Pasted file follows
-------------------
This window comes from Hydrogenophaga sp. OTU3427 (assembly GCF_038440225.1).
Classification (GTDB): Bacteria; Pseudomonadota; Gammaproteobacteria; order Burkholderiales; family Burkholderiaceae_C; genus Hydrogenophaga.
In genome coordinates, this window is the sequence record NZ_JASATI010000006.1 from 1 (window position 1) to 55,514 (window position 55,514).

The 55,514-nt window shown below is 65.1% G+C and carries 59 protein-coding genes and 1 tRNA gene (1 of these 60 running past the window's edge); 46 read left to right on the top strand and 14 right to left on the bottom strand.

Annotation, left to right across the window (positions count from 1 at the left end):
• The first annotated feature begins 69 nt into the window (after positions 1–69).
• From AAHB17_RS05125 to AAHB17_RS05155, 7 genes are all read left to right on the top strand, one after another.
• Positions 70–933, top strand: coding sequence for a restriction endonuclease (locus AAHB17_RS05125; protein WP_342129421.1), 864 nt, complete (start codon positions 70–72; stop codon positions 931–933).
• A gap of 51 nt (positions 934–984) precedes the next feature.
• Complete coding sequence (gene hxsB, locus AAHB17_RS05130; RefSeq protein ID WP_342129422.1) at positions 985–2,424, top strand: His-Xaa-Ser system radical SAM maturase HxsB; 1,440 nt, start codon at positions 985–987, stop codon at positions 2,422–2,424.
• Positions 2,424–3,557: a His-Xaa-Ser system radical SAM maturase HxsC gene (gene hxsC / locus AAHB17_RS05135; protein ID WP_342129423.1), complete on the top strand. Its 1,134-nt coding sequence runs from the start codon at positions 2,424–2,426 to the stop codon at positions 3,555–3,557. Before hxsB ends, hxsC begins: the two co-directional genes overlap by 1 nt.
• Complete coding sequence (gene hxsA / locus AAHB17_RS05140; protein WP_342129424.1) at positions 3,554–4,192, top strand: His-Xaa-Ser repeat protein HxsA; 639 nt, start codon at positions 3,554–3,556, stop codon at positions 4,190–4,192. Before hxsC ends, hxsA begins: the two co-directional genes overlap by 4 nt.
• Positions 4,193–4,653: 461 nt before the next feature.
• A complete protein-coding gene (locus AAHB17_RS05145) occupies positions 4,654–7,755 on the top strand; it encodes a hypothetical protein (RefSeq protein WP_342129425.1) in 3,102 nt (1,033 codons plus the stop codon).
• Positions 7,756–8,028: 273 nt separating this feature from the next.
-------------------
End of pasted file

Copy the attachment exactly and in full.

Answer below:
This window comes from Hydrogenophaga sp. OTU3427 (assembly GCF_038440225.1).
Classification (GTDB): Bacteria; Pseudomonadota; Gammaproteobacteria; order Burkholderiales; family Burkholderiaceae_C; genus Hydrogenophaga.
In genome coordinates, this window is the sequence record NZ_JASATI010000006.1 from 1 (window position 1) to 55,514 (window position 55,514).

The 55,514-nt window shown below is 65.1% G+C and carries 59 protein-coding genes and 1 tRNA gene (1 of these 60 running past the window's edge); 46 read left to right on the top strand and 14 right to left on the bottom strand.

Annotation, left to right across the window (positions count from 1 at the left end):
• The first annotated feature begins 69 nt into the window (after positions 1–69).
• From AAHB17_RS05125 to AAHB17_RS05155, 7 genes are all read left to right on the top strand, one after another.
• Positions 70–933, top strand: coding sequence for a restriction endonuclease (locus AAHB17_RS05125; protein WP_342129421.1), 864 nt, complete (start codon positions 70–72; stop codon positions 931–933).
• A gap of 51 nt (positions 934–984) precedes the next feature.
• Complete coding sequence (gene hxsB, locus AAHB17_RS05130; RefSeq protein ID WP_342129422.1) at positions 985–2,424, top strand: His-Xaa-Ser system radical SAM maturase HxsB; 1,440 nt, start codon at positions 985–987, stop codon at positions 2,422–2,424.
• Positions 2,424–3,557: a His-Xaa-Ser system radical SAM maturase HxsC gene (gene hxsC / locus AAHB17_RS05135; protein ID WP_342129423.1), complete on the top strand. Its 1,134-nt coding sequence runs from the start codon at positions 2,424–2,426 to the stop codon at positions 3,555–3,557. Before hxsB ends, hxsC begins: the two co-directional genes overlap by 1 nt.
• Complete coding sequence (gene hxsA / locus AAHB17_RS05140; protein WP_342129424.1) at positions 3,554–4,192, top strand: His-Xaa-Ser repeat protein HxsA; 639 nt, start codon at positions 3,554–3,556, stop codon at positions 4,190–4,192. Before hxsC ends, hxsA begins: the two co-directional genes overlap by 4 nt.
• Positions 4,193–4,653: 461 nt before the next feature.
• A complete protein-coding gene (locus AAHB17_RS05145) occupies positions 4,654–7,755 on the top strand; it encodes a hypothetical protein (RefSeq protein WP_342129425.1) in 3,102 nt (1,033 codons plus the stop codon).
• Positions 7,756–8,028: 273 nt separating this feature from the next.